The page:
Full Text Available The diffusion mechanisms of lithium ions in tetragonal phase as well as in Al and Nb stabilized cubic Li7La3Zr2O12 compounds were investigated by low-frequency internal friction technique. In the cubic Li7La3Zr2O12 phase, a remarkable relaxation-type internal friction peak PC with a peak height up to 0.12 was observed in the temperature range from 15°C to 60°C. In the tetragonal phase however, the height of the PT peak dropped to 0.01. The obvious difference of the relaxation strength between the cubic and tetragonal phases is due to the different distribution of lithium ions in lattice, ordered in the tetragonal phase and disordered in the cubic phase. Based on the crystalline structure of the cubic garnet-type Li7La3Zr2O12 compound, it is suggested that the high internal friction peak in the cubic phase may be attributed to two diffusion processes of lithium ions: 96h↔96h and 96h↔24d.

  14. Low-Frequency Internal Friction Study on the Structural Changes in Polymer Melts

    International Nuclear Information System (INIS)

    Xue-Bang, Wu; Qiao-Ling, Xu; Shu-Ying, Shang; Jia-Peng, Shui; Chang-Song, Liu; Zhen-Gang, Zhu

    2008-01-01

    With the help of the low-frequency internal friction method, we investigate the structural properties of polymer melts, such as amorphous polystyrene (PS), poly(methyl methacrylate) (PMMA), and semi-crystalline poly(ethylene oxide) (PEO). An obvious peak of relaxation type is found in each of the internal friction curves. The peak temperature T p follows the relation T p ≈ (1.15 – 1.18) T g for PS and PMMA melts, while it follows T p ≈ 1.22T m for PEO melt, with T g being the glass transition temperature and T m the melting temperature. Based on the analysis of the features of this peak, it is found that this peak is related to the liquid-liquid transition temperature T u of polymer melts. Mechanism of the liquid-liquid transition is suggested to be thermally-activated collective relaxation through cooperation. This finding may be helpful to understand the structural changes in polymer melts. In addition, the internal friction technique proves to be effective in studying dynamics in polymer melts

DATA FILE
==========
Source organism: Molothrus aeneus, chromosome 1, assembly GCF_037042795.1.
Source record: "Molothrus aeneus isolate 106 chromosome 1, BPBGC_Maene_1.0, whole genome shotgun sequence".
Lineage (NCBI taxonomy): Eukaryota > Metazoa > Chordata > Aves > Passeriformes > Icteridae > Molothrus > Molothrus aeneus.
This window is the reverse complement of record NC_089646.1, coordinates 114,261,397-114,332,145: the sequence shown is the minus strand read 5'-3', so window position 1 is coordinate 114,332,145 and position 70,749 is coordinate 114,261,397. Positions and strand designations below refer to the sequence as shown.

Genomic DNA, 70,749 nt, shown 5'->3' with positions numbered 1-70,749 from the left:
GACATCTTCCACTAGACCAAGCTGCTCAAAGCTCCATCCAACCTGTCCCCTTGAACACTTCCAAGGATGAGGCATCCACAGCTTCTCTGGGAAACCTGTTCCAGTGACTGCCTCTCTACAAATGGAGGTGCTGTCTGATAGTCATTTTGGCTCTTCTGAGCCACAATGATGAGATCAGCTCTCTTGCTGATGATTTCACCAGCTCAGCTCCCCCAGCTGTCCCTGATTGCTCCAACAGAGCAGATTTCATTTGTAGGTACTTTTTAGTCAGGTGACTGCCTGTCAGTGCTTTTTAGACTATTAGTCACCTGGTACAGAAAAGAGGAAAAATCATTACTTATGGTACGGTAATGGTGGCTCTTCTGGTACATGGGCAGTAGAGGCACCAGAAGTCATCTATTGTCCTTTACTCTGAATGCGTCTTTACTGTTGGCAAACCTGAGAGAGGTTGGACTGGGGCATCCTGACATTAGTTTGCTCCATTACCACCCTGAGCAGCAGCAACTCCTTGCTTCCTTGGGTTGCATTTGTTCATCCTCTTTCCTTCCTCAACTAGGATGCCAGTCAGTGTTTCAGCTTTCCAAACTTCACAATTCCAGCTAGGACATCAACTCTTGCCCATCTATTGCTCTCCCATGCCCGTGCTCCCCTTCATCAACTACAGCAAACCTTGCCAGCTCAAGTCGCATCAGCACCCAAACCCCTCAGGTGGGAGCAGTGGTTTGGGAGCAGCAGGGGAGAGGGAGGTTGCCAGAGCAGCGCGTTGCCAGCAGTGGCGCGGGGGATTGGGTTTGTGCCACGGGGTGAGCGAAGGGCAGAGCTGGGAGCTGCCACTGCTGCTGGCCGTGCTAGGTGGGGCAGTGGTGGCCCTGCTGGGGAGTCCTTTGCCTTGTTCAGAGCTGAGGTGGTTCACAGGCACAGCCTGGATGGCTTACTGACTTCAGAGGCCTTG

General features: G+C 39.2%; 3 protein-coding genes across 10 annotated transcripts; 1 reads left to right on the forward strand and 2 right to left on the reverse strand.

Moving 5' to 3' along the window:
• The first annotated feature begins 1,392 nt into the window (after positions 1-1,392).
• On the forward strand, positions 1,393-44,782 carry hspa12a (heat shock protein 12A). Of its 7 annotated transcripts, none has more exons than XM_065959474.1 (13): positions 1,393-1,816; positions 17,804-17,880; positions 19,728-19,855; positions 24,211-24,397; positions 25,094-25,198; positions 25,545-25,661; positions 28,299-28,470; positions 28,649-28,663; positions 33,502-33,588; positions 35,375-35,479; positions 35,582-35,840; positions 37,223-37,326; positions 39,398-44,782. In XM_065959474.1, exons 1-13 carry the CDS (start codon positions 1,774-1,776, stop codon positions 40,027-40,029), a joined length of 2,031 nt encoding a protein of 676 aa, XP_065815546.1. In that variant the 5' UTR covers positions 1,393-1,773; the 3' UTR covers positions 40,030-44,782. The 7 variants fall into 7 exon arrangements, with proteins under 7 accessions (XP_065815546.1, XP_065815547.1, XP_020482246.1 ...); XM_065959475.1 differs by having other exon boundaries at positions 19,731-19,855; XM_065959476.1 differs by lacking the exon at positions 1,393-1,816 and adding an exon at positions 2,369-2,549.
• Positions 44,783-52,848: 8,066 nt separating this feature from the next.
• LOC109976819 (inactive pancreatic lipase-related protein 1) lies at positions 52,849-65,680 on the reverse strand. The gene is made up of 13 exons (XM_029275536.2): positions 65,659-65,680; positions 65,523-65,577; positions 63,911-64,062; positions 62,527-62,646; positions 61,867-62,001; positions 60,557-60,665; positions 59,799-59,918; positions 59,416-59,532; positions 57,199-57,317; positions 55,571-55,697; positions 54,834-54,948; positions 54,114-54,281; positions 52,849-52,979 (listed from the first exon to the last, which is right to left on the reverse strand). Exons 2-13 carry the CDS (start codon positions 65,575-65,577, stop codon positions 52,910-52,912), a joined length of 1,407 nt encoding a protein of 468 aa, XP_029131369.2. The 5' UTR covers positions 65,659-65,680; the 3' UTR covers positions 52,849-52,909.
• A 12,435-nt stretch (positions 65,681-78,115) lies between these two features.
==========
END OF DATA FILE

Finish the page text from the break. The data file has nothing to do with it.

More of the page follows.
15. An internal-friction study of reactor-pressure-vessel steel embrittlement

    International Nuclear Information System (INIS)

    Ouytsel, K. van; Fabry, A.; Batist, R. de; Schaller, R.

    1997-01-01

    Within an enhanced commercial surveillance strategy, the nuclear-research institute SCK.CEN in Mol, Belgium is investigating, by means of internal friction, the microstructural processes responsible for embrittlement of pressure-vessel steels. The experiments were carried out using a torsion pendulum at the Ecole Polytechnique Federale de Lausanne in Switzerland. Amplitude-independent internal-friction experiments teach us that neutron irradiation induces defects which interact with mobile dislocations. Thermal ageing of JRQ and Doel-IV steel does not cause major embrittlement effects. Amplitude-dependent internal-friction experiments allow us to determine a critical amplitude which corresponds to the yield stress of the material as obtained from static tensile tests. The results also correspond to a three-component model for the yield strength taking into account both hardening and non-hardening embrittlement. Investigations of Doel-I-II weld material in different conditions reveal that embrittlement due to irradiation or thermal ageing can be interpreted in terms of a fine interplay between long- and short-range phenomena. (author)